Kashka Suu is an amazing village. It isn’t very large by village standards, but it could eat Pitominick three times over. It has three magazines (the Russian word for store), but none are very large. We don’t have our own café, post office, bazaar, or police presence, but we do have a beautiful view of the mountains, and there is a river that flows right through. I am taken aback by the scenery every time I see it. It is also different from a lot of villages, at least in my assumption, since it is somewhat of a vacation village. It is where Kyrgyz, Russians, and Germans build their summer cottages, so the houses represent more wealth than the average village. It is interesting, the differences between Kyrgyz houses here and European houses. Most German and Russian cottages are two stories, and they have a lot more windows. There are some really cool cottages, though. It is hard to get pictures because the trend here is to hide houses behind a massive wall and gate, but I have managed to glean a few from walks I have taken with members of my host family of the eclectic, the run down, the classic, and the “Bishkek Rich.”
This is someone’s Summer “Cottage”:
One of my favorite parts of the village is the old Soviet sanatorium here. I think people still go there to rest, but I can never tell which buildings are used here based on their states of disrepair alone. They at least go to walk around. The sanatorium has walking paths, run down theaters and pagodas, benches, and statues. It is a little bit like a crumbling former Soviet paradise:
I really like my situation here. I live in a little compound, which is a small house that is adjacent to a larger house in an overall complex. My compound has a bedroom, kitchen, and dining room. The overall house has apple and apricot trees as well as raspberry bushes. I can’t say I mind walking outside to get fresh raspberries for dessert… My host parents are an older couple. Their children are all grown and live in Bishkek. I don’t know if things will be different in the fall or winter time, but for now, they are hardly home, so it is pretty much just me here. I go over to our neighbor’s (who just happen to be my host mom’s sister) house on a regular basis to speak English with her daughters and watch reruns of Charmed and Supernatural dubbed over in Russian and music videos on television while we chai-eech (drink tea and eat bread). We usually talk about American pop-culture, Michael Jackson (“yes I like him”), Titanic (I don’t know what it is about Central Asia, but boy do they like Titanic, “Leonardo DiCaprio, da?” “Da.”), McDonald’s (“no, I don’t eat there everyday”), and Brad Pitt and Angelina Jolie (the Jennifer Anniston or Angelina Jolie is still a hot debate here).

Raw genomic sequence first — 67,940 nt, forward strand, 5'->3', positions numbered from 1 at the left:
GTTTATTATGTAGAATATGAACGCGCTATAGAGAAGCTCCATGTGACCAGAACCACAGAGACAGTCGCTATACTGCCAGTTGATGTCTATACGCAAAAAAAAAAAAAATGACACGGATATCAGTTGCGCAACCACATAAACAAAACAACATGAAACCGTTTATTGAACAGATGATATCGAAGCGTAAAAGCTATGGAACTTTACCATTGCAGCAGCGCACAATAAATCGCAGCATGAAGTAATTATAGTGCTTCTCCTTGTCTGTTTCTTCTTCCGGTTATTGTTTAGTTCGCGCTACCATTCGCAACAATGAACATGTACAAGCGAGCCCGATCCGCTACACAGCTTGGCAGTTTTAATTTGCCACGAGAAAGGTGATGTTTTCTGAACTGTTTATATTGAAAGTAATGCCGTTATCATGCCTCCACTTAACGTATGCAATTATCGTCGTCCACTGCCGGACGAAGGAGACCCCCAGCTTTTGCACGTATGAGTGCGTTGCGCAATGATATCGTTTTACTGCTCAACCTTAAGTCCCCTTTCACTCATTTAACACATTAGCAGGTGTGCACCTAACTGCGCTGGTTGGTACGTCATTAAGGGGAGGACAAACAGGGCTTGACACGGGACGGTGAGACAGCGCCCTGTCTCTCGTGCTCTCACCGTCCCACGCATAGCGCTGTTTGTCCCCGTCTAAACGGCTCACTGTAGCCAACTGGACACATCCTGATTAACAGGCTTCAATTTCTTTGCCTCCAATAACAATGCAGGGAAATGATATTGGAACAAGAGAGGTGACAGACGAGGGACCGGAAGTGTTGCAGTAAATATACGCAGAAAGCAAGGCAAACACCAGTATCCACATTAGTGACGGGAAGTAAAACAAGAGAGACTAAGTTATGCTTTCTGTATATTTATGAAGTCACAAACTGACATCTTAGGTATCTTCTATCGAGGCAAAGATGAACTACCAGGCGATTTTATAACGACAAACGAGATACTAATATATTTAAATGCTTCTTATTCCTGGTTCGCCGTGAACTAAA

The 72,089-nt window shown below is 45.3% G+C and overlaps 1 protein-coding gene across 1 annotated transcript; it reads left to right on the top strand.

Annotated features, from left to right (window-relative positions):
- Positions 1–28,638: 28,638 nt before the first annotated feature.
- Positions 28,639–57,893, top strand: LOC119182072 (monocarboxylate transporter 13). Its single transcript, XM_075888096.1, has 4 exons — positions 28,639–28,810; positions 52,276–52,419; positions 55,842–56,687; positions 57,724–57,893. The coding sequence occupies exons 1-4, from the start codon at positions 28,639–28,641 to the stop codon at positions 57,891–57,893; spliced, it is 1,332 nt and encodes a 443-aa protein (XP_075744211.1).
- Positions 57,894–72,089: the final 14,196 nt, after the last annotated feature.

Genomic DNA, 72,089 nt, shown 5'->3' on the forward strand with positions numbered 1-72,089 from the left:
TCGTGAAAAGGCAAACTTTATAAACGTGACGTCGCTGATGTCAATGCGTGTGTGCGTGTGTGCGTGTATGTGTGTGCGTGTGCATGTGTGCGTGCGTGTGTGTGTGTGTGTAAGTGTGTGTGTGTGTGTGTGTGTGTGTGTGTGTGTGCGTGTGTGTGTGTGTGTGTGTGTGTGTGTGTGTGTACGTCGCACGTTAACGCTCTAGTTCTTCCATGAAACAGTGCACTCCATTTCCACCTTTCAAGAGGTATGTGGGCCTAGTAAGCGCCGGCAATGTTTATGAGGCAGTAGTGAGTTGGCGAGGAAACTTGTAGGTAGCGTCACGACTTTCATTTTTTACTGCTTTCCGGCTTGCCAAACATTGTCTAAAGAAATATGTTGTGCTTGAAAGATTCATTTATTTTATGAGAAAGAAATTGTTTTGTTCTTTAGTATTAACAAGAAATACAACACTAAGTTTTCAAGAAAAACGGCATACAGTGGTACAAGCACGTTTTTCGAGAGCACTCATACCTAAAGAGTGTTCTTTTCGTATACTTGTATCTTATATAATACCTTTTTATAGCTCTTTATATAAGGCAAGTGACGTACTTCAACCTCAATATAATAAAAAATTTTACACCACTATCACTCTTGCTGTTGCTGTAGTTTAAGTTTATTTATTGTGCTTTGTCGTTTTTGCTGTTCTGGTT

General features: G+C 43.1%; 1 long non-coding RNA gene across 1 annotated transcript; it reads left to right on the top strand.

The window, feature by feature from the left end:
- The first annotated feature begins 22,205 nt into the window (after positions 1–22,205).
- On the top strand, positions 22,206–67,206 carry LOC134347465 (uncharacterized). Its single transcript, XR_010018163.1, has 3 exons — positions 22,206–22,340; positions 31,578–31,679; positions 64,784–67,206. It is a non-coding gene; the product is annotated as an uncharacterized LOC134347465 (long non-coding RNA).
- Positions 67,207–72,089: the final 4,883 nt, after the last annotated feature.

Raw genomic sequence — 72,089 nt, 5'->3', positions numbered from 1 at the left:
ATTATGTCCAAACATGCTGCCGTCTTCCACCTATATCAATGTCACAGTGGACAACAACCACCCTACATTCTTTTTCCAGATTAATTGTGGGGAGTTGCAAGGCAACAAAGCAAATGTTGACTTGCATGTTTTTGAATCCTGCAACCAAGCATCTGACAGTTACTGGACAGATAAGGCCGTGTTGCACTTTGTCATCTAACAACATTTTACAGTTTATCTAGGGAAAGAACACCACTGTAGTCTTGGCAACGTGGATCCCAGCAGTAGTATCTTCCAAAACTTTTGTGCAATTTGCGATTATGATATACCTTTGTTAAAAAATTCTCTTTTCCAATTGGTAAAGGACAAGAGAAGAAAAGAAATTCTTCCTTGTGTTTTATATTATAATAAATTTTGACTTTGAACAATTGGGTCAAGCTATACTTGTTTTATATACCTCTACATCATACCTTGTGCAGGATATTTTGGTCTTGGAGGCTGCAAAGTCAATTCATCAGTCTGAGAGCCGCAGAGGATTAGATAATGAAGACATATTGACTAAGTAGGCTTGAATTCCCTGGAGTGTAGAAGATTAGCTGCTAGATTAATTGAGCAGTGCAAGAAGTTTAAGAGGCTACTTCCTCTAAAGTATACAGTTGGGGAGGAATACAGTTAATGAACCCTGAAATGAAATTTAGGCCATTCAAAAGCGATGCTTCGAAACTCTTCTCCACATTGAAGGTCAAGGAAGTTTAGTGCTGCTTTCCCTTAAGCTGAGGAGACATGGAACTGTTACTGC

Found Kyrgyz Architecture!
The past few weeks have been packed with activities such as: Children’s Day, Culture Day, Colleen and Cooler Ranch Doritos Are Reunited Day, and Site Placement Day. The past few weeks have also been packed with 90 degree+ weather, making all of these events a unique, if not ideal, combination of fun and sweat.